King's Road

Coordinates: 51°29′15″N 0°10′08″W / 51.48737°N 0.168874°W / 51.48737; -0.168874
From Wikipedia, the free encyclopedia

King's Road
King's Road, looking east towards Sloane Square
Length1.9 mi (3.1 km)
LocationChelsea, London, England
Postal codeSW3, SW6, SW10
South endSloane Square
West endWaterford Road
Known forShopping, Peter Jones, Saatchi Gallery
213–217 King's Road

King's Road or Kings Road (or sometimes the King's Road, especially when it was the king's private road until 1830, or as a colloquialism by middle/upper class London residents) is a major street stretching through Chelsea and Fulham, both in west London, England. It is associated with 1960s style and with fashion figures such as Mary Quant and Vivienne Westwood. Sir Oswald Mosley's Blackshirt movement had a barracks on the street in the 1930s.[1]


King's Road runs for just under two miles (3.2 km) through Chelsea, in the Royal Borough of Kensington & Chelsea, from Sloane Square in the east (on the border with Belgravia and Knightsbridge) and through the Chelsea Design Quarter (Moore Park Estate) on the border of Chelsea and Fulham. Shortly after crossing Stanley Bridge the road passes a slight kink at the junction with Waterford Road, where it then becomes New King's Road, continuing to Fulham High Street and Putney Bridge; its western end is in the London Borough of Hammersmith & Fulham.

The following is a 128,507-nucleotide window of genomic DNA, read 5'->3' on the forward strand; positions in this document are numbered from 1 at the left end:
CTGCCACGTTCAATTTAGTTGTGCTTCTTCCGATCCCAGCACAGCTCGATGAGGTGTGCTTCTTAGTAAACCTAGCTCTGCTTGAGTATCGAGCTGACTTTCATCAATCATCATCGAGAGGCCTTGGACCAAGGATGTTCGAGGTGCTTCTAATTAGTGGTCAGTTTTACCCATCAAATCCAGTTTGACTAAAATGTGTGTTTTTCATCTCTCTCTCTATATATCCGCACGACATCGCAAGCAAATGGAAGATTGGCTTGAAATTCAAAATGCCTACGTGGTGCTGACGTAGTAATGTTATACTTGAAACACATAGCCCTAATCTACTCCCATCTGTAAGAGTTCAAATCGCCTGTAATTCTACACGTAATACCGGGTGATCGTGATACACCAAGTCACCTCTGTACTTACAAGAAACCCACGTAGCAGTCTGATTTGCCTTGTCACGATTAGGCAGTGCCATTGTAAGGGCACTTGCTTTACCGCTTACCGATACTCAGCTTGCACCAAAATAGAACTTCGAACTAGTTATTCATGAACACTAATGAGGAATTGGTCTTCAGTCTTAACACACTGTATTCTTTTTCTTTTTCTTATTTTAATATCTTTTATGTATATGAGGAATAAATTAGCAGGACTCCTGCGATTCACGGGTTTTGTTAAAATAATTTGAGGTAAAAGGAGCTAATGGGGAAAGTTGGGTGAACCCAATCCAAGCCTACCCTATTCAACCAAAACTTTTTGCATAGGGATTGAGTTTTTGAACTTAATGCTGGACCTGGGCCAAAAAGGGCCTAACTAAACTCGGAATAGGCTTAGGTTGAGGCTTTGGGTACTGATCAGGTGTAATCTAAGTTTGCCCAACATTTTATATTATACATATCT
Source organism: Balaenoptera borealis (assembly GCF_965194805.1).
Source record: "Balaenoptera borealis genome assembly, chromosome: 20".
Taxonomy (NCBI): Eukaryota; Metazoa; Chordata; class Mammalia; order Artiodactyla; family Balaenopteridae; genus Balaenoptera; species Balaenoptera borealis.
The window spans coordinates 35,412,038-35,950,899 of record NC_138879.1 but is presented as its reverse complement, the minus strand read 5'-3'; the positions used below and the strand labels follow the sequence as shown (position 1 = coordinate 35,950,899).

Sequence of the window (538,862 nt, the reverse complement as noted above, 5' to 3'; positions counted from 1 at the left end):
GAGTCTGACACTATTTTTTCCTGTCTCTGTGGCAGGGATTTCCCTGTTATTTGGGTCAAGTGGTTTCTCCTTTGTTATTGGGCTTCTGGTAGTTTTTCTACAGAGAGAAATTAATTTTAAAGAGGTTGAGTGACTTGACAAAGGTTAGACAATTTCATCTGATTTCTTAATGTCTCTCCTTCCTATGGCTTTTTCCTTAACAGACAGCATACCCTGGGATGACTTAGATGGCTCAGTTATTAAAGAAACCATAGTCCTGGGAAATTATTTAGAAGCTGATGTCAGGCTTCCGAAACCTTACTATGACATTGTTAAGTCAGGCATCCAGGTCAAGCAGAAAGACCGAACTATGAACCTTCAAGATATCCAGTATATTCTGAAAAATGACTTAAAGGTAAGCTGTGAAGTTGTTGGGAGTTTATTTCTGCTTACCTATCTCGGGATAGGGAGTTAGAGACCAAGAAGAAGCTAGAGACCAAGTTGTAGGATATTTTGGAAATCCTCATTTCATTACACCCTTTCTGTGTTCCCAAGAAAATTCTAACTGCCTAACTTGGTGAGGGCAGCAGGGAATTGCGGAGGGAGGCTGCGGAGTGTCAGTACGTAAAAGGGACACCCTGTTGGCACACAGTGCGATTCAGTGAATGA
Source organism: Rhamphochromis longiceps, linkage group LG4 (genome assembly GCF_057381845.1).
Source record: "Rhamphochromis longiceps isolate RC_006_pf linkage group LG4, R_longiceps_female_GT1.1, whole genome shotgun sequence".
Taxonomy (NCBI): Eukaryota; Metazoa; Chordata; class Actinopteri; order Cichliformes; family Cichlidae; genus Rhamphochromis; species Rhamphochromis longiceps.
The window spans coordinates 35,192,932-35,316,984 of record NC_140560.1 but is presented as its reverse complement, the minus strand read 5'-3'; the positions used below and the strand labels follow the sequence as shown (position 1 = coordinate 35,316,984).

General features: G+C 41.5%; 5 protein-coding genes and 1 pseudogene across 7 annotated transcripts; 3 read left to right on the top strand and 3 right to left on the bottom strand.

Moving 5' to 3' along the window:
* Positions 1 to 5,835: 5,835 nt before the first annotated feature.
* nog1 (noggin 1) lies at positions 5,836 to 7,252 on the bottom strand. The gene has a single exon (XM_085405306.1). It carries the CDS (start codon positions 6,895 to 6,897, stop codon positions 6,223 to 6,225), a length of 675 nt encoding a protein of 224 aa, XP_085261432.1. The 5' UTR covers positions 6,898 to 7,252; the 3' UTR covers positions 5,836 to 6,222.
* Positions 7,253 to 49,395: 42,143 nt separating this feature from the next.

King's Road derives its name from its function as a private road used by King Charles II to travel to Kew. It remained a private royal road until 1830, but people with connections were able to use it. Some houses date from the early 18th century. No. 213 has a blue plaque to film director Sir Carol Reed, who lived there from 1948 until his death in 1976. Thomas Arne lived at No. 215 and is believed to have composed "Rule Britannia" there. Ellen Terry lived in the same house from 1904 to 1920, and also Peter Ustinov; the house is commemorated by a blue plaque also. Photographer Christina Broom was born in 1862 at No. 8.

The world's first artificial ice rink, the Glaciarium, opened just off King's Road in 1876, and later that year it relocated to a building on the street.[citation needed]